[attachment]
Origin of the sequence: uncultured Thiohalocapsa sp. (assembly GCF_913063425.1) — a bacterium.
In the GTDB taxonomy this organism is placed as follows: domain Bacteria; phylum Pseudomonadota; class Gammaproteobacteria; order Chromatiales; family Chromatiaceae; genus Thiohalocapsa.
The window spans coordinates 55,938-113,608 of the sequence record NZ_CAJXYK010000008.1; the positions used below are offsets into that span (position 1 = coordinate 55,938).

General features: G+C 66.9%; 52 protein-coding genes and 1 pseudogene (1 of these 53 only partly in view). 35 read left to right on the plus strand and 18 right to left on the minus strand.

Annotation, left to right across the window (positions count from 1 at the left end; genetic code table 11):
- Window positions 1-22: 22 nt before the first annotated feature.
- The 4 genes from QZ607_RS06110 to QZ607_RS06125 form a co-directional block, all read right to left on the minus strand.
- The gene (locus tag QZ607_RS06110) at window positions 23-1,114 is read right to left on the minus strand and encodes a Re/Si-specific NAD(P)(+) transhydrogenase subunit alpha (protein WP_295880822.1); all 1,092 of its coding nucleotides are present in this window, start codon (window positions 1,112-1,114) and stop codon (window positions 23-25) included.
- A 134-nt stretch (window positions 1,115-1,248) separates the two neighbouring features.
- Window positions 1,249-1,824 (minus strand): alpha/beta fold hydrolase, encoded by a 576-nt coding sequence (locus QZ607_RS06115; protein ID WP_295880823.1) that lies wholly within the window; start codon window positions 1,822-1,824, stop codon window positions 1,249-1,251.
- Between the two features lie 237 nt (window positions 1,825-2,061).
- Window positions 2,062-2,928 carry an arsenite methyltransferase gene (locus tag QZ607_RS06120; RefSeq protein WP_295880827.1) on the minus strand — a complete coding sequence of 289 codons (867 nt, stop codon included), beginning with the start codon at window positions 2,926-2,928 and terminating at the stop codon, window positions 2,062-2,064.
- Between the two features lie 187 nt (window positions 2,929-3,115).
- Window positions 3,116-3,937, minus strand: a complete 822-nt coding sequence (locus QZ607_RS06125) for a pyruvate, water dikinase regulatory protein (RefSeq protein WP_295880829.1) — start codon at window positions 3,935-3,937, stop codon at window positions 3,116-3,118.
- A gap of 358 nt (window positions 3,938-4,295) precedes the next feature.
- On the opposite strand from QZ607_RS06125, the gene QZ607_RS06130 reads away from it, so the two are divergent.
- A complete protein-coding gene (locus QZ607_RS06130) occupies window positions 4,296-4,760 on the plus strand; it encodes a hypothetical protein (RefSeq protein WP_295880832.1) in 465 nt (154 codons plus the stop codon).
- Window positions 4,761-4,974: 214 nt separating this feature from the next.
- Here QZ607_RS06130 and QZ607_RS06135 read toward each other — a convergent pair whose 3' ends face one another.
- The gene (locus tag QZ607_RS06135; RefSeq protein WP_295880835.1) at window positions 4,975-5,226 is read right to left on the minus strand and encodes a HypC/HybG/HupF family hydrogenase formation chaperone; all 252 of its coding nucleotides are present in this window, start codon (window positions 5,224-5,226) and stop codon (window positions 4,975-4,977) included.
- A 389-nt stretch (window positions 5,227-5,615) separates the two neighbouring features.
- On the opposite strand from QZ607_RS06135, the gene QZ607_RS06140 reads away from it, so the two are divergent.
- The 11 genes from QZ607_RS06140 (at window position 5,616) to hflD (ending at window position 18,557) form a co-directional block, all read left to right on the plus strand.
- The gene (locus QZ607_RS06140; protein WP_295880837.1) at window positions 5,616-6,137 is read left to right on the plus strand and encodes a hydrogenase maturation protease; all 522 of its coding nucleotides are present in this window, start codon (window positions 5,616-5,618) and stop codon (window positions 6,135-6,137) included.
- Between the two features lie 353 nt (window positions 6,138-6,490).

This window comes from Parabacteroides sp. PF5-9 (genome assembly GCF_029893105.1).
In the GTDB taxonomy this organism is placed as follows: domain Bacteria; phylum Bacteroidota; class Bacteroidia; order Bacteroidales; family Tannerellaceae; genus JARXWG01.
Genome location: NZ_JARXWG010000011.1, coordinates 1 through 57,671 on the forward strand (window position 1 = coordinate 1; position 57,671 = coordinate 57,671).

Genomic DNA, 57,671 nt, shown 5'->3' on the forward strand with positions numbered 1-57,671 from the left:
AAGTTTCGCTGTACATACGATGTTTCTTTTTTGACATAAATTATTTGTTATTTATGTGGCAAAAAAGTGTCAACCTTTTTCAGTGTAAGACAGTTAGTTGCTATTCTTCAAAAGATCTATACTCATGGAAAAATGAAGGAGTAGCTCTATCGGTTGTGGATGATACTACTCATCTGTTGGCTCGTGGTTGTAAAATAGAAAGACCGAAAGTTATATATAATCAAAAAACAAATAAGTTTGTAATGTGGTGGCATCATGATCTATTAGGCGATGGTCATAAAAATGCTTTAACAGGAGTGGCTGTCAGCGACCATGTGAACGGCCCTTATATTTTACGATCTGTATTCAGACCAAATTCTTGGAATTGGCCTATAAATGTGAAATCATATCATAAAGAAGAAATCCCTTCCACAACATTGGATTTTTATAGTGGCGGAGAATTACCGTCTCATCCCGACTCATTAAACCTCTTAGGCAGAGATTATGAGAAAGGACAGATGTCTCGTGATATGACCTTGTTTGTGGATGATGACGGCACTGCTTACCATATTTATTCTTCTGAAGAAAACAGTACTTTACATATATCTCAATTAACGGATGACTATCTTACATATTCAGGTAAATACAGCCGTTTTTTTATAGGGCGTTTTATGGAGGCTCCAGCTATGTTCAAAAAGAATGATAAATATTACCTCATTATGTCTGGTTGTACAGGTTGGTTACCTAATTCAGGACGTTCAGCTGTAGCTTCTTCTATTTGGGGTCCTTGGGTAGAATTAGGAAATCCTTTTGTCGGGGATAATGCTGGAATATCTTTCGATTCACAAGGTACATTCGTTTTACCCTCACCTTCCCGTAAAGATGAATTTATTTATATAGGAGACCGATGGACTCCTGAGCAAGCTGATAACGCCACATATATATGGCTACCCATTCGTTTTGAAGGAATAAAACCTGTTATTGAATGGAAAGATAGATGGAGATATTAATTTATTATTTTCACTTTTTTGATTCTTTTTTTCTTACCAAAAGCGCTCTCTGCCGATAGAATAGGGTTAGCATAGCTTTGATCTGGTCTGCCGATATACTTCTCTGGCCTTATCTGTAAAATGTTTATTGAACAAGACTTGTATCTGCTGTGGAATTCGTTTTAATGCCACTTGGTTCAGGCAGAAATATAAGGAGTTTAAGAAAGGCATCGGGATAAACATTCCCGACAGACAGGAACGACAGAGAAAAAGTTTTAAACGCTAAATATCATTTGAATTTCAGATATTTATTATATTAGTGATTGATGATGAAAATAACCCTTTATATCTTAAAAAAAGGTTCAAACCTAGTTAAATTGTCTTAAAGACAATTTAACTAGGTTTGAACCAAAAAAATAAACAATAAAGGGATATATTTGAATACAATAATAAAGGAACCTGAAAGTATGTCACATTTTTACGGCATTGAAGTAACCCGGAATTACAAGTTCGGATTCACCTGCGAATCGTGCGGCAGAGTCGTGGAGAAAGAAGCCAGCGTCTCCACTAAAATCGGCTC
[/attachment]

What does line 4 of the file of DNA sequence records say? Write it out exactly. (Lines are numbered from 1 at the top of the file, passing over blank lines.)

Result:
General features: G+C 66.9%; 52 protein-coding genes and 1 pseudogene (1 of these 53 only partly in view). 35 read left to right on the plus strand and 18 right to left on the minus strand.